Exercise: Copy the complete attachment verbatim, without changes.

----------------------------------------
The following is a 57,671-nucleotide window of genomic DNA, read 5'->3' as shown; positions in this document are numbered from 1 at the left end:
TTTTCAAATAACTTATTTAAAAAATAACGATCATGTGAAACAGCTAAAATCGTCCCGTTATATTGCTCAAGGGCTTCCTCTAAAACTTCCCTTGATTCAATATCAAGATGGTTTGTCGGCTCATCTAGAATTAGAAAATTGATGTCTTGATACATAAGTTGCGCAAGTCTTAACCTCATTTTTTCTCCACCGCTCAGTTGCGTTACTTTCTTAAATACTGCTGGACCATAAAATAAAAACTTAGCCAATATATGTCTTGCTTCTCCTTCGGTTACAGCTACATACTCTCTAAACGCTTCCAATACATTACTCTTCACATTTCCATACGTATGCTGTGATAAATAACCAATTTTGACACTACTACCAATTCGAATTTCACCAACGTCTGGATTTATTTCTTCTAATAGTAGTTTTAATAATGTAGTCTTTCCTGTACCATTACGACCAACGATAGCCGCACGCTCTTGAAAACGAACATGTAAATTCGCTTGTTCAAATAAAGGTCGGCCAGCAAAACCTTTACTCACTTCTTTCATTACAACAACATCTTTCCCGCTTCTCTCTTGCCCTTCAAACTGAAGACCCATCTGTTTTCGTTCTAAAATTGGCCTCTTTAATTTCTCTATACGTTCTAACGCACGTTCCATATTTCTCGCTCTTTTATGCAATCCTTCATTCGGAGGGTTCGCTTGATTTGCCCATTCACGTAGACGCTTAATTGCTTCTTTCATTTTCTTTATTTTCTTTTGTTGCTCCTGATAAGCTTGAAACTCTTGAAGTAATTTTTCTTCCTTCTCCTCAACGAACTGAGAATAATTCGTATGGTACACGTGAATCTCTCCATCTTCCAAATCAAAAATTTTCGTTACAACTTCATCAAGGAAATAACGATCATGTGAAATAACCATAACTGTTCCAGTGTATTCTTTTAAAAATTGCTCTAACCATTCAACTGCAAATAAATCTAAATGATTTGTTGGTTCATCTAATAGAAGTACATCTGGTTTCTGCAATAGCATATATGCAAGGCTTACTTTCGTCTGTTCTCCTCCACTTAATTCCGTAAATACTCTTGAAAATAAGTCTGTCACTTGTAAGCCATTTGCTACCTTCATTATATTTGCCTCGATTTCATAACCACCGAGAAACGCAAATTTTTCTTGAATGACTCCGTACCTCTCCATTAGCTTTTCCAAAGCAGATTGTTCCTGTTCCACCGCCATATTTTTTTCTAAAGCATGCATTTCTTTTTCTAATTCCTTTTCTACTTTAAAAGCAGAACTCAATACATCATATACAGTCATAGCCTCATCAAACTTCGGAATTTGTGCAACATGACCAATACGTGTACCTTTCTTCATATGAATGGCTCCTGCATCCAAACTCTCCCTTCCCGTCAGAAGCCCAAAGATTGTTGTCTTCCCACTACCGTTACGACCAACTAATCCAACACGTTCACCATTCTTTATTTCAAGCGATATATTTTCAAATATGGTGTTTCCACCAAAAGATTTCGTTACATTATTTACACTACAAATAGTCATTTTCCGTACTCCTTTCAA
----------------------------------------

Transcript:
The following is a 57,671-nucleotide window of genomic DNA, read 5'->3' as shown; positions in this document are numbered from 1 at the left end:
TTTTCAAATAACTTATTTAAAAAATAACGATCATGTGAAACAGCTAAAATCGTCCCGTTATATTGCTCAAGGGCTTCCTCTAAAACTTCCCTTGATTCAATATCAAGATGGTTTGTCGGCTCATCTAGAATTAGAAAATTGATGTCTTGATACATAAGTTGCGCAAGTCTTAACCTCATTTTTTCTCCACCGCTCAGTTGCGTTACTTTCTTAAATACTGCTGGACCATAAAATAAAAACTTAGCCAATATATGTCTTGCTTCTCCTTCGGTTACAGCTACATACTCTCTAAACGCTTCCAATACATTACTCTTCACATTTCCATACGTATGCTGTGATAAATAACCAATTTTGACACTACTACCAATTCGAATTTCACCAACGTCTGGATTTATTTCTTCTAATAGTAGTTTTAATAATGTAGTCTTTCCTGTACCATTACGACCAACGATAGCCGCACGCTCTTGAAAACGAACATGTAAATTCGCTTGTTCAAATAAAGGTCGGCCAGCAAAACCTTTACTCACTTCTTTCATTACAACAACATCTTTCCCGCTTCTCTCTTGCCCTTCAAACTGAAGACCCATCTGTTTTCGTTCTAAAATTGGCCTCTTTAATTTCTCTATACGTTCTAACGCACGTTCCATATTTCTCGCTCTTTTATGCAATCCTTCATTCGGAGGGTTCGCTTGATTTGCCCATTCACGTAGACGCTTAATTGCTTCTTTCATTTTCTTTATTTTCTTTTGTTGCTCCTGATAAGCTTGAAACTCTTGAAGTAATTTTTCTTCCTTCTCCTCAACGAACTGAGAATAATTCGTATGGTACACGTGAATCTCTCCATCTTCCAAATCAAAAATTTTCGTTACAACTTCATCAAGGAAATAACGATCATGTGAAATAACCATAACTGTTCCAGTGTATTCTTTTAAAAATTGCTCTAACCATTCAACTGCAAATAAATCTAAATGATTTGTTGGTTCATCTAATAGAAGTACATCTGGTTTCTGCAATAGCATATATGCAAGGCTTACTTTCGTCTGTTCTCCTCCACTTAATTCCGTAAATACTCTTGAAAATAAGTCTGTCACTTGTAAGCCATTTGCTACCTTCATTATATTTGCCTCGATTTCATAACCACCGAGAAACGCAAATTTTTCTTGAATGACTCCGTACCTCTCCATTAGCTTTTCCAAAGCAGATTGTTCCTGTTCCACCGCCATATTTTTTTCTAAAGCATGCATTTCTTTTTCTAATTCCTTTTCTACTTTAAAAGCAGAACTCAATACATCATATACAGTCATAGCCTCATCAAACTTCGGAATTTGTGCAACATGACCAATACGTGTACCTTTCTTCATATGAATGGCTCCTGCATCCAAACTCTCCCTTCCCGTCAGAAGCCCAAAGATTGTTGTCTTCCCACTACCGTTACGACCAACTAATCCAACACGTTCACCATTCTTTATTTCAAGCGATATATTTTCAAATATGGTGTTTCCACCAAAAGATTTCGTTACATTATTTACACTACAAATAGTCATTTTCCGTACTCCTTTCAA